A new flood of evil and pain 90 years after the terrible genocide of the Holodomor
Pope Francis addressed a letter to the people of Ukraine on Thursday, 24 November, nine months since the war broke out. He expressed his sorrow for their continued suffering: “I would like to add my own tears to yours, and to assure you that I am daily close to you and bear you in my heart and in my prayers. Your pain is my pain”. The following is the English text of the Holy Father’s letter.
Dear Ukrainian brothers and sisters,
For a full nine months, the absurd folly of war has been unleashed upon your land. Your skies have constantly echoed the grim sound of explosions and the alarming wail of sirens. Your cities have been hammered by bombs, as a shower of missiles has caused death, destruction and sorrow, hunger, thirst and freezing cold. Great numbers of people have taken flight into your streets, leaving behind their homes and their dear ones. Alongside the great rivers of your nation, great streams of blood and tears flow daily.
I would like to add my own tears to yours, and to assure you that I am daily close to you and bear you in my heart and in my prayers. Your pain is my pain. Today, in the cross of Jesus, I see all of you who are experiencing the terror unleashed by this aggression. Truly, the cross, the instrument of the Lord’s torture, is present anew in the signs of torture found on corpses, in the mass graves discovered in different cities, and in so many other brutal images that leave us appalled and make us cry out, “Why? How can human beings treat other human beings in this way?”
I think often of the many tragic stories that I have heard, especially those involving little ones: how many children have been killed, wounded or orphaned, torn from their mothers! With you, I weep for every child killed in this war, like Kira in Odessa, like Lisa in Vinnytsia, like hundreds of other children. In each of them, our very humanity has been deeply scarred. Now they are in God’s arms; they see our struggles and pray that they may soon be ended. Yet how can we fail to feel anguish for their loss and for all those others, young and old, who have been deported? The pain felt by the mothers of Ukraine is incalculable.
I think too of you, young people, who in courageous defence of your homeland have had to take up arms rather than pursue your cherished dreams for the future. I think of you, wives who have lost your husbands, gritting your teeth and quietly carrying on with dignity and determination, and making every sacrifice possible for your children. I think of you adults, who strive in every way possible to protect your dear ones; and you, the elderly, who instead of enjoying a peaceful old age have been cast into the dark night of war. I also think of you, women who were victims of violence and bear immense burdens in your heart, and of all who are pained in soul and body. I think of you and I am close to you, with affection and admiration for the way you are facing such bitter trials.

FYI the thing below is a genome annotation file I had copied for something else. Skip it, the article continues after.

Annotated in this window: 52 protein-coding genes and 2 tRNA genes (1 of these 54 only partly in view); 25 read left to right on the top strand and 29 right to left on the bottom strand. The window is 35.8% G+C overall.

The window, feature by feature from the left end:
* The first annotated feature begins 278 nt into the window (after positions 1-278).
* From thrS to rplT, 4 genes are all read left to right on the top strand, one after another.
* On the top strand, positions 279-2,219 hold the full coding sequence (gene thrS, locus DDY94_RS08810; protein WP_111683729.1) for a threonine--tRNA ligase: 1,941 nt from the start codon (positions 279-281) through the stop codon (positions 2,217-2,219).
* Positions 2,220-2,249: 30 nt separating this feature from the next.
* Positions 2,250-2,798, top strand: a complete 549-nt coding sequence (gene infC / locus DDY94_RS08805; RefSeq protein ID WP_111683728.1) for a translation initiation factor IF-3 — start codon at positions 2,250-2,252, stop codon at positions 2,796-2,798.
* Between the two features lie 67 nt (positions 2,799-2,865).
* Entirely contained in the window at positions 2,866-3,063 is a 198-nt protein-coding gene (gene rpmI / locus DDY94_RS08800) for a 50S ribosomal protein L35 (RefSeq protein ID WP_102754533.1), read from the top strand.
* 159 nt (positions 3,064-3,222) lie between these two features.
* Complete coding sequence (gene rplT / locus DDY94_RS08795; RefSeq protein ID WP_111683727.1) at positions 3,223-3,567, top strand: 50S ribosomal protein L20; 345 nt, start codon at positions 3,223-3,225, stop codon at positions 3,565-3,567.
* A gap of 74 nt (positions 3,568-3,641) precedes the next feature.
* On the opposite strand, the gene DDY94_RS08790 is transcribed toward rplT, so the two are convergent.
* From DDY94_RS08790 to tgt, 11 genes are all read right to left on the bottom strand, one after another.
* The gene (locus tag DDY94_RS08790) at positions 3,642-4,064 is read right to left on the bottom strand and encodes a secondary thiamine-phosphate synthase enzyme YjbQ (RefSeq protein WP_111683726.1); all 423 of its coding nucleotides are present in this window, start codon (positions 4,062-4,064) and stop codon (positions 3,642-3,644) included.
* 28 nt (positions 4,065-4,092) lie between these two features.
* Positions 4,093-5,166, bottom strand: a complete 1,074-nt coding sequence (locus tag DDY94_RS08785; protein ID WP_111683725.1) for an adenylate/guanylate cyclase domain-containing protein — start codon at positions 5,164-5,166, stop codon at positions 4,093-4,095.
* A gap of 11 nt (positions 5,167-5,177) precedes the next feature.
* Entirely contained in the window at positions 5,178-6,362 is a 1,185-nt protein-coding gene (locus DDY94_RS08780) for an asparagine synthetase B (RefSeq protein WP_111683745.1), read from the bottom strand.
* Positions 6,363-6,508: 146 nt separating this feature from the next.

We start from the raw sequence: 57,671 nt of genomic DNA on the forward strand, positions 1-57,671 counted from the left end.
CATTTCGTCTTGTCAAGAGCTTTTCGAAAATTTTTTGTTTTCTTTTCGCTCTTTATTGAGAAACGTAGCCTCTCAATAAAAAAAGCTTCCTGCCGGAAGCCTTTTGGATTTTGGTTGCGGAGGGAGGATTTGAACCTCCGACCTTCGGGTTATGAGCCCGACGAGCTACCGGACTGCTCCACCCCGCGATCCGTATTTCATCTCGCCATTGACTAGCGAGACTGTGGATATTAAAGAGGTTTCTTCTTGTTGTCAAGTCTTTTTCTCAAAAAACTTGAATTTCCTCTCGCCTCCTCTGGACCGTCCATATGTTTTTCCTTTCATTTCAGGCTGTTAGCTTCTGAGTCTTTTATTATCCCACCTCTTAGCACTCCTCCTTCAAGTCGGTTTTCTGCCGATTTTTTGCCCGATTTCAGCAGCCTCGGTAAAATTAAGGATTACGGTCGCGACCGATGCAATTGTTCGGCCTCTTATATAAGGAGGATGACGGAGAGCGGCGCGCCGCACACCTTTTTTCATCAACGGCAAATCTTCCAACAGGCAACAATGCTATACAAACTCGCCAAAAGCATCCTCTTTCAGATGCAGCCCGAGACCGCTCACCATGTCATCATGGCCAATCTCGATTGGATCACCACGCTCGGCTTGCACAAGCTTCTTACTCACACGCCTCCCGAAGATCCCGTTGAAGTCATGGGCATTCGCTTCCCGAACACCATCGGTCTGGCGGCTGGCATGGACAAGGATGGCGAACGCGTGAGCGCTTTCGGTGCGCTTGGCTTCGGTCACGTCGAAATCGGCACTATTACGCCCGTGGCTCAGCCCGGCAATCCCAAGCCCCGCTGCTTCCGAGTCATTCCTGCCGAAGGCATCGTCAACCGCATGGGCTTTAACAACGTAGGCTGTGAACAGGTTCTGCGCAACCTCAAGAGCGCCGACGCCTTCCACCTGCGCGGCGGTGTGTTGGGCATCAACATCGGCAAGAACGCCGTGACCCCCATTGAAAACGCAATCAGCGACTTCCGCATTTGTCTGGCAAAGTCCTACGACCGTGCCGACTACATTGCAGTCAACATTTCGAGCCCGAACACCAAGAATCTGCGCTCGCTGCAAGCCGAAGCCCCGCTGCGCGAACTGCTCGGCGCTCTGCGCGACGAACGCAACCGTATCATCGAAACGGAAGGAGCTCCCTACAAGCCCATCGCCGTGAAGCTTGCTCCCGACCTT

My thoughts also turn to you, the volunteers who daily sacrifice yourselves to serve others, and to you, the pastors of God’s holy people who — often at the risk of your own safety — have remained at the side of your people, offering them the consolation of God and the solidarity of their brothers and sisters. With creativity, you have turned community rooms and religious houses into shelters that provide hospitality, assistance and meals to those in difficulty. I think too of the refugees and the internally displaced, far from their homes, many of which are now destroyed. I pray for the civil authorities, who have the responsibility of governing the country in these tragic times and of taking farsighted decisions for peace and the development of the economy amid the ruin of so many vital infrastructures, both in the cities and in the countryside.
Dear brothers and sisters, in all this great flood of evil and pain — ninety years after the terrible genocide of the Holodomor — I stand in admiration of your steadfast resistance. Even amid the experience of this enormous tragedy, the Ukrainian people have never given into discouragement or self-pity. The world has come to recognize a people bold and strong, a people that suffers and prays, weeps and struggles, resists and continues to hope, a noble people of martyrs. I remain close to you in heart and prayer, with humanitarian concern that you never feel alone, that you not become inured to war, that you will not be left alone, at present but even more so in the future, when there may be a temptation to forget your sufferings.
In these months, in which bitter cold only adds to the tragedy that you are experiencing, it is my hope that the affection of the Church, the power of prayer and the love of so many of your brothers and sisters throughout the world be so many caresses on your face. In a few weeks, Christmas will be here, and the harshness of your sufferings will be all the more deeply felt. I would like to return with you to Bethlehem, to the troubles the Holy Family had to face on that cold and dark night. Yet a light arrived: not from men but from God, not from earth but from heaven.
May Our Lady, the Lord’s Mother and our own, watch over you. To her Immaculate Heart, in union with the bishops of the world, I have consecrated the Church and all humanity, and particularly your own country and Russia. To her maternal heart I now commend your sufferings and your tears. From Mary, who as a great son of your land once wrote “brought God into our world”, let us never tire of imploring the anxiously-awaited gift of peace, in the sure knowledge that “nothing will be impossible for God” (Lk 1:37). May he grant fulfilment to the rightful aspirations of your hearts, heal your wounds and bestow his consolation upon you. I am with you, I pray for you and I ask you to pray for me.
May the Lord bless you and Our Lady keep you.
Rome, Saint John Lateran, 24 November 2022